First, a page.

Logistical problems kept some students' inventions out of the show. An apologetic Chen Liang, a 19-year-old freshman electrical engineering student, explained that his oscillating LED device, which can project a three-dimensional image in the air, didn't arrive from his native Taiwan in time to be displayed. He had photos showing it in action, however.

Architecture student Artem Golestian, 23, showed off a stack of his folding stools. He has 10,000 more of them stored in a Temecula warehouse.

Golestian and a Glendale neighbor, Razmik Saakyan, 48, designed their foot-high Clever Stool so it can be folded to the size of a thin paperback. A set of four stools in a tiny carrying case sells for about $30.

"He's a fisherman and he has a bad knee so he has to be able to sit," Golestian said of Saakyan. "I studied how to file for a patent and we got one, got some investors and found a manufacturer for them in China. We spent about $15,000 on them. We've sold less than 100 of them so far."

Lunar lander builder Aherne, 26, a first-year graduate astronautical engineering student and a member of a 20-member team, said propulsion tanks from paint ball guns were used in the design of the 44-pound hovering platform. It allows developers of such things as laser altimeters, guidance control packages and other avionic devices to test them on Earth while simulating lunar conditions.

The foam-lined Cushiwear pad was designed by Motamed, 21, a senior economics student, and his brother, Arash, after Arash Motamed suffered a bruised backside when he fell while snowboarding at Mammoth Mountain. Arash Motamed, 25, is a USC medical student.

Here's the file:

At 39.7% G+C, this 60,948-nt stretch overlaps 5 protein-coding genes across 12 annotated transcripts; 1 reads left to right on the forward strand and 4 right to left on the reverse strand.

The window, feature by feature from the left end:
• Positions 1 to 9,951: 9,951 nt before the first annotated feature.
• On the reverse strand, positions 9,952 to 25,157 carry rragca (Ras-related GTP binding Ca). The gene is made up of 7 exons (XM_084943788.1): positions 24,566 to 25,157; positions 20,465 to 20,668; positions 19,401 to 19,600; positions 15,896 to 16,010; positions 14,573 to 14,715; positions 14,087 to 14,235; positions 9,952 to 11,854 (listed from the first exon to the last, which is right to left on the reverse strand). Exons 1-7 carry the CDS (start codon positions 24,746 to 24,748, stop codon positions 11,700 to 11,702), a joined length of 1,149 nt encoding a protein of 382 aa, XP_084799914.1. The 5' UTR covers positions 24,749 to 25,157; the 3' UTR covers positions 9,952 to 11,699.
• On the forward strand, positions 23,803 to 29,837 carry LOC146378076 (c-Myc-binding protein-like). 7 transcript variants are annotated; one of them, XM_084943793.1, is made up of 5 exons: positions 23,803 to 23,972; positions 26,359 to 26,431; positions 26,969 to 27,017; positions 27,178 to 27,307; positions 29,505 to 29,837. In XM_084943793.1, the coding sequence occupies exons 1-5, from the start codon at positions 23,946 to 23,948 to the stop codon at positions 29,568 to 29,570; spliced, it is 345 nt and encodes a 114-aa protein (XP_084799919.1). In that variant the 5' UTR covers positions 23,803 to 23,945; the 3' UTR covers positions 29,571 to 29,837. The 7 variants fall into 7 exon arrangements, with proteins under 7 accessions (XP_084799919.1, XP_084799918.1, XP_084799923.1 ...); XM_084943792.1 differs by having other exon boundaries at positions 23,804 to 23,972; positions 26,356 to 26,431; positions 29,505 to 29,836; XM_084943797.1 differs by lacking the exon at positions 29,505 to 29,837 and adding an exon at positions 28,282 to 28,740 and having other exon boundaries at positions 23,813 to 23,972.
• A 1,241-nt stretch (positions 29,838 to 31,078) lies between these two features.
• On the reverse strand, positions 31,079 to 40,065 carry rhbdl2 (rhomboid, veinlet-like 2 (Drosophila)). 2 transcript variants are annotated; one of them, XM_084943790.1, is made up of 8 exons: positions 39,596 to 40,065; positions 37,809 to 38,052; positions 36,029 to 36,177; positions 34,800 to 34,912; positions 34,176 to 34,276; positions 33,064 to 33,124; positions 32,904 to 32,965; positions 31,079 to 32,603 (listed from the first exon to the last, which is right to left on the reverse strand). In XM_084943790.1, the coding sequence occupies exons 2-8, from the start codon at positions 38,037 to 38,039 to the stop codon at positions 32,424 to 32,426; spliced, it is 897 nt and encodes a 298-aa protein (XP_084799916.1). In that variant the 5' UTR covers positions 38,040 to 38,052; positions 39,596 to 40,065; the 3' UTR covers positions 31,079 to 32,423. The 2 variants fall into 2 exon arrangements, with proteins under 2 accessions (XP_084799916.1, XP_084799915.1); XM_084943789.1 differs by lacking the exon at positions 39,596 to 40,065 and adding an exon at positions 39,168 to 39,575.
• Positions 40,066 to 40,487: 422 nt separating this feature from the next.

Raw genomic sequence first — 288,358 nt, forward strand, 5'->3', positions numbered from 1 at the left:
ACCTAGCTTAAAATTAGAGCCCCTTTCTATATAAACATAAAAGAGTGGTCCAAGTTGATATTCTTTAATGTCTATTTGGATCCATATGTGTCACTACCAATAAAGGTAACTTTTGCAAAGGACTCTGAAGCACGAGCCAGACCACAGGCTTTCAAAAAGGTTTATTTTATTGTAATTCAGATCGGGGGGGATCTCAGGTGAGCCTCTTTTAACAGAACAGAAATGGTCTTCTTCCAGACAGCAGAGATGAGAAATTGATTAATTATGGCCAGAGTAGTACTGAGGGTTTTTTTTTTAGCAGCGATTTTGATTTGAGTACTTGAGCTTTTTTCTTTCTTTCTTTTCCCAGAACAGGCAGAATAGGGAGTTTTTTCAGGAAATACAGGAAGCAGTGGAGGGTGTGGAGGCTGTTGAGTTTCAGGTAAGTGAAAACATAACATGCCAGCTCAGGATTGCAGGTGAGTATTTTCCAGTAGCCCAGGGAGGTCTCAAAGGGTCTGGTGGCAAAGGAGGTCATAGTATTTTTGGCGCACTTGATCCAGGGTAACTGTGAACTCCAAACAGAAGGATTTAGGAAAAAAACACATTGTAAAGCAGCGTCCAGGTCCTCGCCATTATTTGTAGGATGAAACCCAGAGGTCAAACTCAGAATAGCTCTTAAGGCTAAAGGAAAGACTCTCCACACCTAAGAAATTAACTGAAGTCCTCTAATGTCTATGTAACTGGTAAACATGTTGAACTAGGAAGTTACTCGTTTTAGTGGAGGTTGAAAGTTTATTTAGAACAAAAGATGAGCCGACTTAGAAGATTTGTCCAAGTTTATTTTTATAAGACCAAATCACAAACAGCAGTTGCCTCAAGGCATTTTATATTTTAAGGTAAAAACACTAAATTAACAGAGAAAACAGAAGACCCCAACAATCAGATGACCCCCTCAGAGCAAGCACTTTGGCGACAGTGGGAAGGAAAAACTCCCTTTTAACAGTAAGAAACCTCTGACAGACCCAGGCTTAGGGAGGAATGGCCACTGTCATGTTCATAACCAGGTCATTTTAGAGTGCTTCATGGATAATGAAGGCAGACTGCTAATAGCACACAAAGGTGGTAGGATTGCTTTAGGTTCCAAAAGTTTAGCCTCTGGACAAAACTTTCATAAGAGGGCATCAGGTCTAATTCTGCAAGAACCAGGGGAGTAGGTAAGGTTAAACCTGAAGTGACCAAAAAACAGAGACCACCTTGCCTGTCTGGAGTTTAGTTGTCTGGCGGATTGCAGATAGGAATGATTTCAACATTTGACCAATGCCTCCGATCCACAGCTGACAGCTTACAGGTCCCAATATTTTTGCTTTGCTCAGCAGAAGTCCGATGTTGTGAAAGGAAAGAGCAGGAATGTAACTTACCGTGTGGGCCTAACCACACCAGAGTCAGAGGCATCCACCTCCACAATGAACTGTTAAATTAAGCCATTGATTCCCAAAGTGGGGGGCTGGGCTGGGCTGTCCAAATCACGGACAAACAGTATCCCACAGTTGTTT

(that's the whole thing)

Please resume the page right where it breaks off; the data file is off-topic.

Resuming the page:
A version of the adjustable, strap-on padding has side panels can be used by older people to prevent hip injuries, Kaveh Motamed said.

Judges picked an interactive game called "Clouds" as the top display. It draws on players' emotional responses as well as the traditional action found in video games. Kellee Santiago, Jenova Chen, Rick Nelson, Nick Clark and Martin Middleton -- engineering and cinematic arts students who teamed up -- shared a $1,000 prize.

Runners-up were engineering students Bahman Elyassi, Nafiseh Rajabbeigi, Muhammad Sahimi, Shamsoddin Mohajerzadeh and Abbasali Khodadadi who designed an automotive oxygen sensor and Jeffery Ashbrook, Kathleen Meek and Steve Avery, engineering, fine arts and business students whose Windfall Fund is designed to turn small charitable donations into large sums of money through long-term investments.

Runner-up teams received $300, while all winners received custom skateboards from a graduate engineering student's own start-up company, said Krisztina Holly, vice provost and executive director for the USC Stevens Institute for Innovation.

The innovators' handiwork was impressive to those visiting the campus for Trojan Parents Weekend.

"This is the right thing for USC to be doing," said Karen Estaba of Woodbury, Conn. Her daughter, Kaite, is a freshman creative writing student. "It doesn't matter who won. They're all winners."